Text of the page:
Define the Gaussian complexity of an $n \times n$ matrix to be the minimal number of elementary row and column operations required to bring the matrix into upper-triangular form. This is a quantity between $0$ and $n^2$ (via Gaussian elemination). The notion makes sense over any field.

This problem certainly seems very basic and it must have been studied. Surprisingly, I don't know of any references. So, I'll be happy with any reference there is. But, of course, the main question is:

Are there any non-trivial explicit lower bounds known?

By nontrivial I mean superlinear. Just to be clear: Over finite fields a counting argument shows that a random matrix has complexity order n^2 (a similar claim should be true over infinite fields). Hence, what we're looking for is an explicit family of matrices, e.g., Hadmard matrices. This is the same as with Boolean circuit complexity where we know that a random function has high complexity, but we're looking for explicit functions with this property.

  • $\begingroup$ I'm not entirely sure what the question here is. Are you asking about specific forms of matrices, or the general case (in which case a simple counting argument seems to work)? $\endgroup$ Commented Aug 18, 2010 at 0:03
  • $\begingroup$ @Joe, as mentioned, I'm asking for an explicit family of matrices, e.g., Hadamard matrices. As usual, random matrices are cheating. This is much in the same way as we aren't happy with the fact that a random function requires large circuits. I added a paragraph to stress this point. $\endgroup$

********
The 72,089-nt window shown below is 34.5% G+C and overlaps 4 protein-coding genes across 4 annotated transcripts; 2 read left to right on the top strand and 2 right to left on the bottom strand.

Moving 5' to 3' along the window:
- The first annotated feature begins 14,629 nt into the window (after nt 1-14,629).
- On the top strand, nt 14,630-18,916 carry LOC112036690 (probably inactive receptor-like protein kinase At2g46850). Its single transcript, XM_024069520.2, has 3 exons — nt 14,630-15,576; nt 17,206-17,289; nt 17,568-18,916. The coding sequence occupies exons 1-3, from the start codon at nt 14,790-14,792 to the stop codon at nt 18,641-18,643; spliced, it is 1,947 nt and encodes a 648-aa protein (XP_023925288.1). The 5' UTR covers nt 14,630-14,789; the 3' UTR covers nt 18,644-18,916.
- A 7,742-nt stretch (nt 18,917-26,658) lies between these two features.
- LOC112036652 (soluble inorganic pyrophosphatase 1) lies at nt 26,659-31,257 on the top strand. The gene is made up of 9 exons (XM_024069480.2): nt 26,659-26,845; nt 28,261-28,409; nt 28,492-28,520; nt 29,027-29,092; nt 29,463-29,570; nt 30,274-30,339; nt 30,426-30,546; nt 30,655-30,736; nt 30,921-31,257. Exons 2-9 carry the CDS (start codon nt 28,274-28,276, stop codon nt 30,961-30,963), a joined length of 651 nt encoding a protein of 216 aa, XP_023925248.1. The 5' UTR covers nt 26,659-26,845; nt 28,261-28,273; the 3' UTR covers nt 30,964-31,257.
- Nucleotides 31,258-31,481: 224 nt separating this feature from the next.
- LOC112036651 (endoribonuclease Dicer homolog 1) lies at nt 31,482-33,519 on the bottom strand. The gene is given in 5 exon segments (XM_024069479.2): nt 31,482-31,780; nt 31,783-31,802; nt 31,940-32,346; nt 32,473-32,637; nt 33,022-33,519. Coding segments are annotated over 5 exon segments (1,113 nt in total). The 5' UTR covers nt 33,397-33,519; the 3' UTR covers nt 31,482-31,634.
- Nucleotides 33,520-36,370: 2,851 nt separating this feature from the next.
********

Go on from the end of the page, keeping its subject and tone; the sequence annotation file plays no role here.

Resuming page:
– Moritz
    Commented Aug 18, 2010 at 0:09
  • $\begingroup$ maybe that should be reposted as an answer :) $\endgroup$ Commented Aug 18, 2010 at 1:58
  • $\begingroup$ Ok, will do so. $\endgroup$ Commented Aug 18, 2010 at 2:02
  • $\begingroup$ Actually, I believe my method may have been flawed. $\endgroup$ Commented Aug 18, 2010 at 4:47

2 Answers 2


This appears to be a very hard problem, related to a more widely-studied one.

Suppose we consider a square invertible matrix A, and define c(A) as the minimal number of elementary row operations needed to reduce A to the identity matrix. This complexity measure is larger than the one Moritz suggests, so proving superlinear bounds for it can only be easier.

Now, row operations are reversible. It follows that c(A) can be equivalently defined as the minimum number of row operations needed to produce A, starting from the identity matrix.

Notice that producing A in such a fashion gives rise to an arithmetic circuit to compute the map taking x to Ax. The fanin of each gate is 2, and the number of non-input gates corresponds to the number of row operations.

There isn't any obvious reduction in the reverse direction (from circuits to row-op sequences). Still, we can characterize c(A) in terms of the arithmetic circuit complexity of Ax in a restricted circuit model: I claim that c(A) is equal to one-half the minimum number of edges in an arithmetic circuit for A, of fanin at most 2 and width n, where we don't charge for edges leading into gates of fanin 1. (I'm using the usual notion of circuit width here.) This can be shown using the simple idea sketched before.